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Only 18% Of Parents Plan To Vaccinate Kids Under 5 When COVID-19 Vaccines Are Approved

A recent survey shows that parents eager to vaccinate their youngest children are in the minority.

Very few parents of kids under age 5 plan to sign their child up for a COVID-19 vaccine when they be...
Songsak rohprasit/Moment/Getty Images

Moderna has — finally — asked for FDA approval for its Covid-19 vaccine for kids under 5. Parents of these children have had the longest wait of all for a vaccine to give their little ones, but it turns out that after all this time waiting, most of them aren’t in any rush to get shots in their kids’ arms once a vaccine is approved.

According to the latest Vaccine Monitor survey, published Wednesday by the Kaiser Family Foundation, fewer than 1 in 5 parents (18%) say they are “eager to get their child vaccinated right away.” Almost twice as many (38%) say they “plan to wait a while to see how the vaccine is working for others.” Other small children, presumably, since kids ages 5-11 have been getting shots since November — and kids 12 and up have been getting shots since May 2021 — and the main drawback of the vaccine in kids is that the immunity it offers wears off more quickly that we’d hoped.

About another fifth of parents are even more reluctant, with 27% saying they will “definitely not” get their child vaccinated and 11% saying they “will only do so if they are required.”

More than half of surveyed parents with littles this age say they “do not have enough information about the vaccines’ safety and effectiveness for children under age 5.”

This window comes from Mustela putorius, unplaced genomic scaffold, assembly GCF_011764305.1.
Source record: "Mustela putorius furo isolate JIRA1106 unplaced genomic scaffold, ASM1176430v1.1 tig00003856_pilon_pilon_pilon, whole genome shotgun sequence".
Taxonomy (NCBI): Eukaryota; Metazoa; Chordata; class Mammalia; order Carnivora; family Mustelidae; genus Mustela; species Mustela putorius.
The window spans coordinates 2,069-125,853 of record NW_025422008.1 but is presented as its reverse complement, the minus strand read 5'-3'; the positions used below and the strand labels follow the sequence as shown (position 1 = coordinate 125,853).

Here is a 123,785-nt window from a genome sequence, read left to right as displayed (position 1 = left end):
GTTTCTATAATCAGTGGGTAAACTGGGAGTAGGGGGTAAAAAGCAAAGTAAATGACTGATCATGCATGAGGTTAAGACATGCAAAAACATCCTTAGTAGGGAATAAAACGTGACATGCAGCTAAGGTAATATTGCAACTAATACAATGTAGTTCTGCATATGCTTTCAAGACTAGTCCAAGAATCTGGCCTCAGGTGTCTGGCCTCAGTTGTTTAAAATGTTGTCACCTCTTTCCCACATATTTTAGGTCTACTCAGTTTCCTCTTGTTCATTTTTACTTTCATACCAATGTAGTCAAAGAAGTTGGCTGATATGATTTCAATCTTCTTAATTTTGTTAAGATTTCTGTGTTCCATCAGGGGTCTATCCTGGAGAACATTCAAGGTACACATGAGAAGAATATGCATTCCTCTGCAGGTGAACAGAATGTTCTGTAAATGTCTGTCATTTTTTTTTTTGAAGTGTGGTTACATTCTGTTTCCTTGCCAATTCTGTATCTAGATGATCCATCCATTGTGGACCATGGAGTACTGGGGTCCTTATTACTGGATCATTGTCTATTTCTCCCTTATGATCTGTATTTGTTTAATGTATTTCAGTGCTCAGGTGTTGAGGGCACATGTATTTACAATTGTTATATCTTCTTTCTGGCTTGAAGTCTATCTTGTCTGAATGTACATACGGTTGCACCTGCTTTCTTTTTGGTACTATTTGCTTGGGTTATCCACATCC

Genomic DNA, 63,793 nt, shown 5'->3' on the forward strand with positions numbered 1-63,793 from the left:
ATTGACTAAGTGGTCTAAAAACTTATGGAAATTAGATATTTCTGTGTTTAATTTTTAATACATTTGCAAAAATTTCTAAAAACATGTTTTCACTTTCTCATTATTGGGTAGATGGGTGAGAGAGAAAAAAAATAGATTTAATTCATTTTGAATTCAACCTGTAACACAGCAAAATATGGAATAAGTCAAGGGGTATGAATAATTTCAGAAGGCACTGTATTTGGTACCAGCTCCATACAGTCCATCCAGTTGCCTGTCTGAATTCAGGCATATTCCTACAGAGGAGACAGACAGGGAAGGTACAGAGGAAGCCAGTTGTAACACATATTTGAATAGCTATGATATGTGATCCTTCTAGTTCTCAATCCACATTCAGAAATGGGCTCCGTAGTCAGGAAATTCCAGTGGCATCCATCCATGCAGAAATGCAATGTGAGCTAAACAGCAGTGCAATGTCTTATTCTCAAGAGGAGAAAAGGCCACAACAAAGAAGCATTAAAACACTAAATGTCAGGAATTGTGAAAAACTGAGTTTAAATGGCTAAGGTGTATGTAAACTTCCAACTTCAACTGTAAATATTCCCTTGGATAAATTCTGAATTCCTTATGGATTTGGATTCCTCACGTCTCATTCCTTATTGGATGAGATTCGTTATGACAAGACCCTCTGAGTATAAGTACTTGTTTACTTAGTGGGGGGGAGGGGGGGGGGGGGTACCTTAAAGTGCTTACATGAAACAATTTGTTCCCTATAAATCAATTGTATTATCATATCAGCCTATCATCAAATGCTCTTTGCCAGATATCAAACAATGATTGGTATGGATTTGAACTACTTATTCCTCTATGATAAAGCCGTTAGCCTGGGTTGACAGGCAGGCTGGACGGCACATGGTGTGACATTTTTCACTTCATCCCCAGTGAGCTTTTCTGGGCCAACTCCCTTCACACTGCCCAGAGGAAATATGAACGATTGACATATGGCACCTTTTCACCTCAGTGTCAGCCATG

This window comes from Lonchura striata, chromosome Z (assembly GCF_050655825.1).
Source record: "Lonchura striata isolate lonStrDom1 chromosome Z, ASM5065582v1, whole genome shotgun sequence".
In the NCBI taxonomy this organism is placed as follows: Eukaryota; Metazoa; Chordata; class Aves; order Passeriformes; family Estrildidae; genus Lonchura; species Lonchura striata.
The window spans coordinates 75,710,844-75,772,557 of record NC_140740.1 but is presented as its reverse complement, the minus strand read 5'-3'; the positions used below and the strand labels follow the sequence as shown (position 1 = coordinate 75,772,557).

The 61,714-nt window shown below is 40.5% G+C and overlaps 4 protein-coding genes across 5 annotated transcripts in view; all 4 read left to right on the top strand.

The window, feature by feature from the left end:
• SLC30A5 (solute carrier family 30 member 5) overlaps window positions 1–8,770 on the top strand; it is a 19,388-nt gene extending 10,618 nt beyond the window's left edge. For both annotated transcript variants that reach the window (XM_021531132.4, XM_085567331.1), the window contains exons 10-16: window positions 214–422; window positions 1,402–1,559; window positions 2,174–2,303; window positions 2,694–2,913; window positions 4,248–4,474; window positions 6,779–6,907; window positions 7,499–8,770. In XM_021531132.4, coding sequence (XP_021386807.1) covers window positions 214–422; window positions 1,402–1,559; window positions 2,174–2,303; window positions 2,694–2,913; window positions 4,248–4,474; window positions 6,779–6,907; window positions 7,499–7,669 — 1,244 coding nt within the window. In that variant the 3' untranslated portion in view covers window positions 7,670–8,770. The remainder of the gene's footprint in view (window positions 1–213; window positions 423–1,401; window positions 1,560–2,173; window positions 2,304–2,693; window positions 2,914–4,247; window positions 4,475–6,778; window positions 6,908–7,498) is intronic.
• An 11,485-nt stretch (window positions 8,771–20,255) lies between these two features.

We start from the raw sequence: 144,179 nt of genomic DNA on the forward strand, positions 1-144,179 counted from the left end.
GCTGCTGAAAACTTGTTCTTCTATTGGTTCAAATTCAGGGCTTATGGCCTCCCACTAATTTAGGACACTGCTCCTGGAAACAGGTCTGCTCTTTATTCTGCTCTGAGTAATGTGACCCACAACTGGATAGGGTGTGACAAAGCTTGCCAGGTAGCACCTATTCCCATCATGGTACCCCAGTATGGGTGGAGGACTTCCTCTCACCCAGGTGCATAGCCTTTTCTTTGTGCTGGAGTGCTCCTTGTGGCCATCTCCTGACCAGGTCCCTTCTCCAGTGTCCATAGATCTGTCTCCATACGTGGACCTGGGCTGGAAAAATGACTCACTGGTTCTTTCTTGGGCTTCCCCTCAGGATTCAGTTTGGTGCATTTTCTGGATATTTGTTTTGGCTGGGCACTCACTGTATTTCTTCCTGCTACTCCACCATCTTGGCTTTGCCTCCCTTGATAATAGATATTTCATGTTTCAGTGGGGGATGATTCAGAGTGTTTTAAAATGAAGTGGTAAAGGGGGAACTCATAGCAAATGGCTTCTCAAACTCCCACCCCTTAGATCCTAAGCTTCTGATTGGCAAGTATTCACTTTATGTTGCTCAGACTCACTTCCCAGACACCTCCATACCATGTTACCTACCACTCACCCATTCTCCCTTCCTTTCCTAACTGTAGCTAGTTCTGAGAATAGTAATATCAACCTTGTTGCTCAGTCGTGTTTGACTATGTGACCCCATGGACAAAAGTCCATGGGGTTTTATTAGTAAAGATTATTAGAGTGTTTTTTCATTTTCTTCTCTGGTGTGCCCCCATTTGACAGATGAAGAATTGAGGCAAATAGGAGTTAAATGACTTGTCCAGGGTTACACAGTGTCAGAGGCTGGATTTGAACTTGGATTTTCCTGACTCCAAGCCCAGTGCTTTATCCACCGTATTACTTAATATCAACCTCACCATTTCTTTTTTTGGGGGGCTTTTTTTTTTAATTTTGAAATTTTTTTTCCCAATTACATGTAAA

That data doesn’t bode well for the idea of a vaccine mandate or heard immunity in children. In addition, recent data show that during the pandemic a lot of kids fell behind schedule with all of their other vaccines as well.

The survey also covered other COVID-related questions, like masking and safety in schools.

Masking is on the wane in schools, with fewer than two in ten parents of kids of all ages reporting that there is a mask mandate in place at their child’s school, as compared to seven in ten back in September. Interestingly, Black and Hispanic parents were almost three times as likely as White parents to say that their child “usually” wears a mask while at school.

A majority (84%) of parents reported feeling that their child is at least “somewhat safe” from Covid-19 at school. There was a significant difference in the way Black and white parents answered this question, however, with 52% of white parents expressing feeling safe, in comparison to only 32% of Black parents.

While it’s exciting to finally have a vaccine for kids under 5 on the horizon, our country has a lot of work to do in convincing parents that our health and education systems are worthy of their trust.